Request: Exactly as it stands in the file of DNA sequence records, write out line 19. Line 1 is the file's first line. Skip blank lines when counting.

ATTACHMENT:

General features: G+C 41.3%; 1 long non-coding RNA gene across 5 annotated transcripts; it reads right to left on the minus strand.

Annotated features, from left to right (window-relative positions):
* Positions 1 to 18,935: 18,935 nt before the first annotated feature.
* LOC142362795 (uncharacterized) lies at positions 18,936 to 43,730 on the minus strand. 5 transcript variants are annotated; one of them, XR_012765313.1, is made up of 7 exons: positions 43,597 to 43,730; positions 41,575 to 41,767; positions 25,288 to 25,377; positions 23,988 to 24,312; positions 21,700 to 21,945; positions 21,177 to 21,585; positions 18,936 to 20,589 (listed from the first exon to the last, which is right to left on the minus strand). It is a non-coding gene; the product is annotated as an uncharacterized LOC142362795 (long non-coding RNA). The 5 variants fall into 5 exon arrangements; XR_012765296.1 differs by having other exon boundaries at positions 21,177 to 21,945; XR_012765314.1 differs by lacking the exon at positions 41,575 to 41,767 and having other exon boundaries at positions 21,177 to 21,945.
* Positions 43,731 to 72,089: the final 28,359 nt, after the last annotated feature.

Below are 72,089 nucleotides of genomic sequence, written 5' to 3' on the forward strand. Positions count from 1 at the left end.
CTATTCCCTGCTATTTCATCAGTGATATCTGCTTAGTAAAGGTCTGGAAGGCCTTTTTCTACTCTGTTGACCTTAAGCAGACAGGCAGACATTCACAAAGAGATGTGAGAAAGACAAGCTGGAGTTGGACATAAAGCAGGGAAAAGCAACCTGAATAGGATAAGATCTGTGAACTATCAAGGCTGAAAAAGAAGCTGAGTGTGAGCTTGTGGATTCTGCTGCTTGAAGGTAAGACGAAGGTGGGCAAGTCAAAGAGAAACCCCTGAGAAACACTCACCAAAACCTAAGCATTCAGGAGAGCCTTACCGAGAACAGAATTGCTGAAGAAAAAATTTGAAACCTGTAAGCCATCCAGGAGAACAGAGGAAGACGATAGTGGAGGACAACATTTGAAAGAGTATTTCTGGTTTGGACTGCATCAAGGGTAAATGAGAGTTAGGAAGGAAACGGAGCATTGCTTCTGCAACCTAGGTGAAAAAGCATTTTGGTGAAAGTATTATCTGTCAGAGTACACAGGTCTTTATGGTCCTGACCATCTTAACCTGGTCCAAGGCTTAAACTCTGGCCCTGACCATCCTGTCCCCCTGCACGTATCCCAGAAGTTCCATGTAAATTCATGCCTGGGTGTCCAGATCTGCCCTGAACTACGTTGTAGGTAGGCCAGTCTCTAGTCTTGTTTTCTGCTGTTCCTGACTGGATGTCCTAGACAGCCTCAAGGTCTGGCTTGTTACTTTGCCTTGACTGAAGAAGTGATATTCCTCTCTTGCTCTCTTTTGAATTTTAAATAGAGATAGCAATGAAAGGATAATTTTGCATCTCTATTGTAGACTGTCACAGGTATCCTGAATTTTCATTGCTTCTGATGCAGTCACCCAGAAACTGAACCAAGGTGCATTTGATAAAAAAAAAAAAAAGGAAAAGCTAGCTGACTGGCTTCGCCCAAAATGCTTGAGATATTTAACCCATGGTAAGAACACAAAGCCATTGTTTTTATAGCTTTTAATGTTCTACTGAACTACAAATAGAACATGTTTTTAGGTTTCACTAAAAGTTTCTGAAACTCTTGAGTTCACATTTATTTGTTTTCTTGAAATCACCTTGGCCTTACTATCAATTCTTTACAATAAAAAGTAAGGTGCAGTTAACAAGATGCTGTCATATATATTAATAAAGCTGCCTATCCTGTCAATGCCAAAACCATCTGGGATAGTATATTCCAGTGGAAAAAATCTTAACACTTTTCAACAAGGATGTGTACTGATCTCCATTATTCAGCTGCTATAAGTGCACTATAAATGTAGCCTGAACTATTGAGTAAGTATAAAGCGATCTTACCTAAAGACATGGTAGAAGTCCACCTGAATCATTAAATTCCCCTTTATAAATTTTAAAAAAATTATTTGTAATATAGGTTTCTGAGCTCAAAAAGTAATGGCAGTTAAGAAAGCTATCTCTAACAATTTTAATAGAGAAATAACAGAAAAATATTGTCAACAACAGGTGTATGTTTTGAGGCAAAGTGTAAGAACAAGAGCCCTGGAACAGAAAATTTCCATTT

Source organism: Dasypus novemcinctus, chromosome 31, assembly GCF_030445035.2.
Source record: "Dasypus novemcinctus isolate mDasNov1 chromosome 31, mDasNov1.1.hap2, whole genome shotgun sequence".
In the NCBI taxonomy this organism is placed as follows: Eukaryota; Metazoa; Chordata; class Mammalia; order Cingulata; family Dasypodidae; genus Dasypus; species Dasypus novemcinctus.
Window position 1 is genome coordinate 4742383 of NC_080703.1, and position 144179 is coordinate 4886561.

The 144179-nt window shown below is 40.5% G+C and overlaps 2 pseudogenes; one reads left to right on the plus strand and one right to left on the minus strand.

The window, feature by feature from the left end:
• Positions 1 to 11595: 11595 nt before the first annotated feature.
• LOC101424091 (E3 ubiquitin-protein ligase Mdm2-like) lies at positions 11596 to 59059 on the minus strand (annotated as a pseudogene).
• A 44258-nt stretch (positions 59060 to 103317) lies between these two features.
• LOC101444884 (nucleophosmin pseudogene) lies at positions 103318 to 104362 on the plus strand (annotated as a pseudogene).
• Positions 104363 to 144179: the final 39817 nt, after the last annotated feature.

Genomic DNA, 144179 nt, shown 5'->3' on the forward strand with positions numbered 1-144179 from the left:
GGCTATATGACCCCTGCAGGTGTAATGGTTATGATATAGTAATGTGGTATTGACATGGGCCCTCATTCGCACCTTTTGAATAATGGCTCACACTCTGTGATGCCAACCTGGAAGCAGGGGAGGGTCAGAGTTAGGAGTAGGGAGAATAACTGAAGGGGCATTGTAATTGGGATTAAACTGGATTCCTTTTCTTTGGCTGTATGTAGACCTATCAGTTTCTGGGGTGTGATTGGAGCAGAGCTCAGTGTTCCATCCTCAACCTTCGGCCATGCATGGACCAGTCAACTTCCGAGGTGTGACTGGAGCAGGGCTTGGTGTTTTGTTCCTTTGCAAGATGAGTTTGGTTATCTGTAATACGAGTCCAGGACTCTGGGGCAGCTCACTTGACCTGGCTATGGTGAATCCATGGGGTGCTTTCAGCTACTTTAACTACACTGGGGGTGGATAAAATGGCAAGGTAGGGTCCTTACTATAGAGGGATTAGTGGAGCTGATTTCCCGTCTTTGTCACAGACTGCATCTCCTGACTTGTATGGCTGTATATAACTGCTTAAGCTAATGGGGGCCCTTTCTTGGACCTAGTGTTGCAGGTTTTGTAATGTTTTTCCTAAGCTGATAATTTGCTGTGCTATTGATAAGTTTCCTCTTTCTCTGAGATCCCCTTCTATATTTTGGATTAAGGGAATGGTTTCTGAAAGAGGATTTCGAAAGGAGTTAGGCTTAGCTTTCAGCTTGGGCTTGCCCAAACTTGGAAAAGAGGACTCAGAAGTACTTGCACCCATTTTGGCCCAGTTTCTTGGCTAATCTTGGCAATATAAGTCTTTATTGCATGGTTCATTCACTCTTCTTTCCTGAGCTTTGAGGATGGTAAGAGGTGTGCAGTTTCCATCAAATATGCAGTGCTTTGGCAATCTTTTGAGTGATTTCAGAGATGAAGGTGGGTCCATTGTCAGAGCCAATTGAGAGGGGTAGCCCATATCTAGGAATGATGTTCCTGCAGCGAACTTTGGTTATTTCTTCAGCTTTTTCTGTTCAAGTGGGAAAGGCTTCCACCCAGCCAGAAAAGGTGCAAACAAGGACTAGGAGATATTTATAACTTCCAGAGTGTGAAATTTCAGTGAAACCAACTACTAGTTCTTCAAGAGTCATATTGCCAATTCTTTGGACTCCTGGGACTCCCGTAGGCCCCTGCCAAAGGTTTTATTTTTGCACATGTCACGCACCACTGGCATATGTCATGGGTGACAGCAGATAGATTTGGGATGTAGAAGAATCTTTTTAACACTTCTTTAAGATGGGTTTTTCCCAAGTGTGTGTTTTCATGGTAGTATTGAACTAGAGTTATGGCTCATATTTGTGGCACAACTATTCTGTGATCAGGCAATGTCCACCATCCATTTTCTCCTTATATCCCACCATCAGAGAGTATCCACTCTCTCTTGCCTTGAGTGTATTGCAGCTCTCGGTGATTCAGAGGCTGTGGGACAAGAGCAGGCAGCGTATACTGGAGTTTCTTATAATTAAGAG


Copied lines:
Genomic DNA, 144179 nt, shown 5'->3' on the forward strand with positions numbered 1-144179 from the left: